nullThere was never a time in my life where I thought I’d need to compare a war-is-hell science

fiction action film to “Groundhog Day,” but I guess there’s a first time for everything. 

Based on the light

novel “All You Need Is Kill” by Japanese author Hiroshi Sakurazaka, “Edge of Tomorrow” is the strange

yet no less compelling lovechild of “Groundhog Day” and “Starship Troopers,” with the high-concept

premise and humor of the former and pulpy action of the latter in tact. It may not be as smart as it

could’ve been in the broad strokes, but a clever, well-acted thrill ride like this doesn’t really need to

have its head fully in the game, now does it?


Not to say that its story or overall set-up isn’t inspired. Combat-adaptable aliens called Mimics

invade Earth and begin to ravage Western Europe and the world’s armed forces. Major William Cage

(Tom Cruise) is unwittingly drafted into an infantry squad to fight the Mimics head-on, even though

his background in creating military commercials has left him with zero combat experience. Needless to

say, he dies instantly on the day that humanity decides to storm the beaches of France, but not without

killing one of the special Alpha Mimics and learning the secret of their power: they control time by

dying and restarting the same day and, more or less, knowing the future. Armed with this power, Cage

relives the same day over and over again attempting to beat the Mimics at their own game, with help

from Rita Vrtasaki (Emily Blunt), a top-ranked killer of Mimics who also used their time manipulation

powers to win a previous battle in Verdun.

No sci-fi action romp since “Pacific Rim” has struck me the way that “Edge of Tomorrow” did, and

like its spiritual cousin, “Tomorrow” embraces genre clichés in a way that’s earnest without feeling trite.

The appropriate amount of humor is wrung out of the base concept of re-living the day until you fulfill

a certain requirement, with Cage repeating phrases and attempting to stay alive long enough to come

up with another plan, but it’s also grounds enough for director Douglas Liman and editor James Herbert

and Laura Jennings cut the film at a breakneck pace. Once it becomes clear how Cage’s newfound

power works, the film plays fast and loose with events we’ve already seen, sometimes for comedic

effect, sometimes to emphasize the poignancy of having to re-live a day filled with violence over and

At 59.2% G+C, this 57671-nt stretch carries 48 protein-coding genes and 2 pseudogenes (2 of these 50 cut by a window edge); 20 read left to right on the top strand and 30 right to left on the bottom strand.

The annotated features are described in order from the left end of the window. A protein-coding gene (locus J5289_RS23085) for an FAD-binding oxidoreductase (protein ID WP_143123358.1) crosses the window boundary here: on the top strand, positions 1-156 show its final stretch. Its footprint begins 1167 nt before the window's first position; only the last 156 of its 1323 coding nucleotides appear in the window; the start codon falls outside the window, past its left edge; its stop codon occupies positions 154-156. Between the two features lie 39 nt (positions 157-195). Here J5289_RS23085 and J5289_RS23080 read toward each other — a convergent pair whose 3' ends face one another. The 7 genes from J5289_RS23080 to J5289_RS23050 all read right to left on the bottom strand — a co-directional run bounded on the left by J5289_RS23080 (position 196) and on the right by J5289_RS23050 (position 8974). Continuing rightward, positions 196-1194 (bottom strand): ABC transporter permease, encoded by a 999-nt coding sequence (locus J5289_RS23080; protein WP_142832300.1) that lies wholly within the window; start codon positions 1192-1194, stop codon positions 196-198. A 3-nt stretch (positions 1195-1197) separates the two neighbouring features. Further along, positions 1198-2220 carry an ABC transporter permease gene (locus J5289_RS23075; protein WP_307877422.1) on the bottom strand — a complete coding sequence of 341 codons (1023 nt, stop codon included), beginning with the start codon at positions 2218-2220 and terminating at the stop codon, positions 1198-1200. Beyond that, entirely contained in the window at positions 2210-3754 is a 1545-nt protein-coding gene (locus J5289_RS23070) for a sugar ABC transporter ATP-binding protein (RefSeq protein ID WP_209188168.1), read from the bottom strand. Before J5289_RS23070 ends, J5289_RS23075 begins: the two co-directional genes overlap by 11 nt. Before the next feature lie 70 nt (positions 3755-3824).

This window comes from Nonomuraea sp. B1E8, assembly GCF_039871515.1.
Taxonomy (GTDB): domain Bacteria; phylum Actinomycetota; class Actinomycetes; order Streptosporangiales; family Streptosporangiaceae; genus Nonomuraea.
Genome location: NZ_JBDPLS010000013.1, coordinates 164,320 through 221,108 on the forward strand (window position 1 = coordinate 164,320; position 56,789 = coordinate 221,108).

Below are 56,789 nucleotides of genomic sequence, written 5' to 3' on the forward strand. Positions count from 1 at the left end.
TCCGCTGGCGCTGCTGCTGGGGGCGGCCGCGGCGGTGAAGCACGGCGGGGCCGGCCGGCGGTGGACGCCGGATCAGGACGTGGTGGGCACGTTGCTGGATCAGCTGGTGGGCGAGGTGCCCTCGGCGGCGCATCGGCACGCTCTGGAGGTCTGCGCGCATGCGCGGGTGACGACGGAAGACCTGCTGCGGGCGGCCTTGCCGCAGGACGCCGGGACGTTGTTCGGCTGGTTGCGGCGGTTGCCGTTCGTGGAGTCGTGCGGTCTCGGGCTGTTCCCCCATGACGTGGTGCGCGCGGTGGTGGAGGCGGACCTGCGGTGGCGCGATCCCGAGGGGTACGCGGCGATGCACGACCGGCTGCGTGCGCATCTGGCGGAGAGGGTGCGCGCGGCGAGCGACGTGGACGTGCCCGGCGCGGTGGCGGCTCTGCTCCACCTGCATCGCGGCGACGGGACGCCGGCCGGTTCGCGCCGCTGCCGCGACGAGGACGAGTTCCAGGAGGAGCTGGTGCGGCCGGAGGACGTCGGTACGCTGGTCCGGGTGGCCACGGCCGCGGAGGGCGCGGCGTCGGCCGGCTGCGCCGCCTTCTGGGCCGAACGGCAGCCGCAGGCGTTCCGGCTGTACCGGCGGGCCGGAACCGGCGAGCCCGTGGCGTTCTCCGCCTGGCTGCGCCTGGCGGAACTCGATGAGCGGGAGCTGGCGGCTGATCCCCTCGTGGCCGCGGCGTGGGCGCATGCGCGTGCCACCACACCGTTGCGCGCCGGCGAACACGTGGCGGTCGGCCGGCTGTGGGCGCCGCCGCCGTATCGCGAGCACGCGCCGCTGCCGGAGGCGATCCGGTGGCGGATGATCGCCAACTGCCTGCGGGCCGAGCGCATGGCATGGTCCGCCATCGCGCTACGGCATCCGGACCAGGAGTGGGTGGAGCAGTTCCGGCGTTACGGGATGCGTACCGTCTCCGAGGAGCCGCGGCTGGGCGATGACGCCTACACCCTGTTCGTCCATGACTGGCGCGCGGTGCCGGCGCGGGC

over again.

It also helps that the cast is willing to make leaps between emotional extremes that don’t feel too

jarring or out-of-place. Bill Paxton brings just the right amount of snarking caricature to Master

Sergeant Farell, while the members of J-Squad, from Gambian-British actor Franz Drameh’s Ford to

Jonas Armstrong’s Skinner run the gamut of stereotypes of Black, Irish, British, and American

Southern peoples, at least they’re bringing their all to it. 

The break-out star of “Tomorrow” turns out to be

Emily Blunt. From her supporting roles in “The Devil Wears Prada” and “The Wolfman,” she’s shown

hidden depths that Hollywood hasn’t tried to plumb, but here she’s allowed to cut loose in an action-
oriented hard-ass role that many female actresses don’t get the luxury of doing often. She manages to

embody the title of the “Full Metal Bitch” in a way that doesn’t deride from her presence as the co-lead

of the movie with the dwarfed-by-comparison Cruise.

I find it worrying that the Japanese story this is based off of, has been whitewashed in a way,

and the hovering issue of cultural appropriation can’t help but loom large, especially given the lack of

Asian exposure in Hollywood cinema (notably ironic since China/Japan are now extremely lucrative

international box offices), but I’d be more willing to beat that dead horse if the movie weren’t very

good, and “Edge of Tomorrow” is definitely a thrilling though not revelatory, thoughtful though not quite

intelligent sci-fi action flick that serves to remind that even a leanly-constructed military film can be

made better by watching Tom Cruise get hit by a car 16 times.